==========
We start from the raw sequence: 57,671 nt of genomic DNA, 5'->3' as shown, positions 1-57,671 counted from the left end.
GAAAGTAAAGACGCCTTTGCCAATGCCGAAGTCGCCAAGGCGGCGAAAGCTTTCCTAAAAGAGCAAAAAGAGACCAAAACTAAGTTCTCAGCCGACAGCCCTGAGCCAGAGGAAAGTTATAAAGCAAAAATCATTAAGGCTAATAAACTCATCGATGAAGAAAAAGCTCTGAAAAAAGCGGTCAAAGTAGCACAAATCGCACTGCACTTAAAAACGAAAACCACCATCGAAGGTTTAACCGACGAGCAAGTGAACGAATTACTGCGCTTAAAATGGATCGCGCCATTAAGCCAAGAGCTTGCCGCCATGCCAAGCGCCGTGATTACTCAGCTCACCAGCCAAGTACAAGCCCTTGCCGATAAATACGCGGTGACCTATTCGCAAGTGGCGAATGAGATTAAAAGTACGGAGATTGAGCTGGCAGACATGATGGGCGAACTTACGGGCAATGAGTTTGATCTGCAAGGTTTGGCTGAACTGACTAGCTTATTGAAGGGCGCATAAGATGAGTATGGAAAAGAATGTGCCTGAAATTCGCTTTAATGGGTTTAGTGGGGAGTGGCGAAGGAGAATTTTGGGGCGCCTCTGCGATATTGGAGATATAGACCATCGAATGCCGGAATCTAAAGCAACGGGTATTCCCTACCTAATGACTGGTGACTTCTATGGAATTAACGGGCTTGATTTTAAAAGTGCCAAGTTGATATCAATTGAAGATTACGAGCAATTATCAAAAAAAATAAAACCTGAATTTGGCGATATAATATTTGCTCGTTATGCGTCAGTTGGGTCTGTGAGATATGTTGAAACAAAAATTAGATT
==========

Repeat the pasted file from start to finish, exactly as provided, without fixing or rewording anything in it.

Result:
We start from the raw sequence: 57,671 nt of genomic DNA, 5'->3' as shown, positions 1-57,671 counted from the left end.
GAAAGTAAAGACGCCTTTGCCAATGCCGAAGTCGCCAAGGCGGCGAAAGCTTTCCTAAAAGAGCAAAAAGAGACCAAAACTAAGTTCTCAGCCGACAGCCCTGAGCCAGAGGAAAGTTATAAAGCAAAAATCATTAAGGCTAATAAACTCATCGATGAAGAAAAAGCTCTGAAAAAAGCGGTCAAAGTAGCACAAATCGCACTGCACTTAAAAACGAAAACCACCATCGAAGGTTTAACCGACGAGCAAGTGAACGAATTACTGCGCTTAAAATGGATCGCGCCATTAAGCCAAGAGCTTGCCGCCATGCCAAGCGCCGTGATTACTCAGCTCACCAGCCAAGTACAAGCCCTTGCCGATAAATACGCGGTGACCTATTCGCAAGTGGCGAATGAGATTAAAAGTACGGAGATTGAGCTGGCAGACATGATGGGCGAACTTACGGGCAATGAGTTTGATCTGCAAGGTTTGGCTGAACTGACTAGCTTATTGAAGGGCGCATAAGATGAGTATGGAAAAGAATGTGCCTGAAATTCGCTTTAATGGGTTTAGTGGGGAGTGGCGAAGGAGAATTTTGGGGCGCCTCTGCGATATTGGAGATATAGACCATCGAATGCCGGAATCTAAAGCAACGGGTATTCCCTACCTAATGACTGGTGACTTCTATGGAATTAACGGGCTTGATTTTAAAAGTGCCAAGTTGATATCAATTGAAGATTACGAGCAATTATCAAAAAAAATAAAACCTGAATTTGGCGATATAATATTTGCTCGTTATGCGTCAGTTGGGTCTGTGAGATATGTTGAAACAAAAATTAGATT